Jenny Källman – Lounge
text by Nina Øverli
“Traditionally and historically photography has conveyed some kind of truth, though what’s not always discussed is the feeling of the actual – the struggles going on outside of the frame, before and after each shot.”
“We’re all victims and perpetrators in life.”
Jenny Källman (in conversation with Jeff Rian, Surveillance, 2012)
In her new body of work, Jenny Källman investigates a type of space and a world that remains closed to most of us; the prison cell. Working not only with still photography, but also with sound, music, and the moving image, she opens these spaces up to a mode of representation other than the strictly documentary. Several of these works have been made inside a prison for young offenders. But where a traditional documentary approach would simply reveal these spaces to us in all their starkness, Källman makes use of a form of abstraction that has a stronger capacity to describe the complexities inherent in the condition of confinement. Here, the use of geometric shapes, mirrors, darkness, and reflections, causes individual features to become indistinct, and creates a series of tensions between the generic and the particular that are both intensely appealing and strangely frightening. Through her deliberate use of abstraction, Källman manages to convey a sense of entrapment, of loops of thought caught up in a circular movement of repetition, and of endless games constructed to challenge and undo these traps.
The title of the series, Lounge, is an ironic take on the open-ended time and the shared social spaces of the prison as an institution. Here, the words “lounge” and “lounging,” stand in direct opposition to their usual connotations of comfort and leisure. One of these works was made based on conversations and visits with one particular young boy in prison, carried out during the year leading up to the works first being shown. The film that came out of these meetings shows part of his figure, obscured by the darkness and the camera angle. The boy’s personality is present in his voice, as he hums a tune and sings, his voice resonating through the yellow-tinged darkness of the prison cell. Made in close collaboration with the young boy, this is his own song that he is singing, and these are his own choices that have been allowed to affect the outcome. The experience of watching him feels intimate, because through the making of this film, a room is constructed where the young boy can take up space, acting temporarily outside of the walls of his own confinement.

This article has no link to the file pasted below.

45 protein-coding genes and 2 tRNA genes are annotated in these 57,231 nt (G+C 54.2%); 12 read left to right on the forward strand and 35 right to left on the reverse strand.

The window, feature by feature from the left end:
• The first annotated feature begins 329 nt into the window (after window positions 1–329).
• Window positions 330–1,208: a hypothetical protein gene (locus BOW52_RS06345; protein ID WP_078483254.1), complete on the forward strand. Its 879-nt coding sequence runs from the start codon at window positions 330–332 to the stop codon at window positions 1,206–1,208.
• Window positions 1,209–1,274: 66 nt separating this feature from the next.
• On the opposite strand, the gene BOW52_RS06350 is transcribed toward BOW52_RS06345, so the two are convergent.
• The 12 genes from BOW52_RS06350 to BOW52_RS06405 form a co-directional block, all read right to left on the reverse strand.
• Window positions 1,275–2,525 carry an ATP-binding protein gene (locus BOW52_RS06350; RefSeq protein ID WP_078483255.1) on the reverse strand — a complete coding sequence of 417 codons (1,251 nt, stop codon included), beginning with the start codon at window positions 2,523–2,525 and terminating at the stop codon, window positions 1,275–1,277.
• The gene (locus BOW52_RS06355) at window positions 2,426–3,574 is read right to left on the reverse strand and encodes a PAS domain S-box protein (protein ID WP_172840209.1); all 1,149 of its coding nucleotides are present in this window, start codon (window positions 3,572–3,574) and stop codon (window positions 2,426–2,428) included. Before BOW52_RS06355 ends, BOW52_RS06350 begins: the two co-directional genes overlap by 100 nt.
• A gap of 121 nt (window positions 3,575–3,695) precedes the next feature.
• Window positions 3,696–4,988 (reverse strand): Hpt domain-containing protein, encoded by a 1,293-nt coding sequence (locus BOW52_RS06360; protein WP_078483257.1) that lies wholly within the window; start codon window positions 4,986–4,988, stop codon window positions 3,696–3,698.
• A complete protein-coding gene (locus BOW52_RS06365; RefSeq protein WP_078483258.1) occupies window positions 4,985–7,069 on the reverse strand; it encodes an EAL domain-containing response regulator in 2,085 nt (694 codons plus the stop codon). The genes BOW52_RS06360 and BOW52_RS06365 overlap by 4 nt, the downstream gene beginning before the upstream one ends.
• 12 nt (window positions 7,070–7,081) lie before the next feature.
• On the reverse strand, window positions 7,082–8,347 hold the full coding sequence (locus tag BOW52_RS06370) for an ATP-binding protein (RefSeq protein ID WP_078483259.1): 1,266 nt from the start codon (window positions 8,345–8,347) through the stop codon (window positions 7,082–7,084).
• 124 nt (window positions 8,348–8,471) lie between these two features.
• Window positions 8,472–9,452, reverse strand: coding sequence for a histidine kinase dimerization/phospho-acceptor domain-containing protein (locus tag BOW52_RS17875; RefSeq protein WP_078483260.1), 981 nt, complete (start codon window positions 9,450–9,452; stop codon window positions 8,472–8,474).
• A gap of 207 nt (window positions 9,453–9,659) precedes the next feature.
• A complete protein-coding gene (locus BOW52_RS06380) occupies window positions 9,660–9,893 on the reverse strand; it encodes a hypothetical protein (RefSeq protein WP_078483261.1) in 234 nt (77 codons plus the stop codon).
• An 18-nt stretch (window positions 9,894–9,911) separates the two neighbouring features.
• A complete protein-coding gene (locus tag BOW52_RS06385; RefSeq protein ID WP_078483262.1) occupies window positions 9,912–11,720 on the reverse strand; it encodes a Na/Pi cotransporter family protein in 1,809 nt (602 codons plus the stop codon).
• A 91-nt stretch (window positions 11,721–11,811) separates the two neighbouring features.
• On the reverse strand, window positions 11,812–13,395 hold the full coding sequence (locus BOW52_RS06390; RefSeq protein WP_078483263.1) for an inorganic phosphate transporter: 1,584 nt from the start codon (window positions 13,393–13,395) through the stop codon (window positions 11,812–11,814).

As a starting point for this body of work, Källman set out to explore the spaces of the prison from an immediately physical vantage point. She entered the prison room with the notion of it being much like a camera, where light is only allowed inside in controlled portions. But what comes out of her visual engagement with these spaces is a much more complex set of questions that have to do with the human spirit in confinement. What grows out of the darkness experienced here, out of these tiny flickers of light reflected in mirrors and other shiny surfaces? What can these endless loops, signifiers of isolation and confinement, actually produce? To most of us the significance of prison spaces only exists at the very edge of our consciousness, too problematic to begin to grasp. What lies in the privilege of choosing where to be? What happens when a person’s scope of action is limited to the very narrowest of spaces, when their choices are minimized?
In these new works, Källman explores and visualizes the subjective experience of being confined. She gives visual and sonic shape to the prison cell and the person enclosed within it. The imagery carries a sense of surveillance characteristic of much of Källman’s work; a sense of being involuntarily or subconsciously watched. In confinement, basic choices become important. Using the simplest of means – light, reflection, sound, voice, rhythm, and space – Källman conveys a sense of humanity restricted, and a sense of a spirit bound up.
Given only the most minimal of spaces to act out one’s individuality, any significant sense of scope and potential will naturally be greatly diminished. In these works, the struggle to assert some kind of independence is expressed through the capturing of a persistent ability to maintain and re-create a space – even from within the condition of confinement. Through the use of sound, music, the moving and the still image, Källman constructs a stage for the tiniest gestures of individuality to unfold. In her deliberate representation of the smallest of actions and movements – actions that often only point back towards an isolated self – what seems to prevail is each individual’s inherent ability to re-define a space within his or her own vision. As such, these are images of hope and dignity. They quietly convey an intimate knowledge of our ability to make active use of space and of our own particular situation within it.
This, after all, may be the very core within us that makes confinement possible to endure.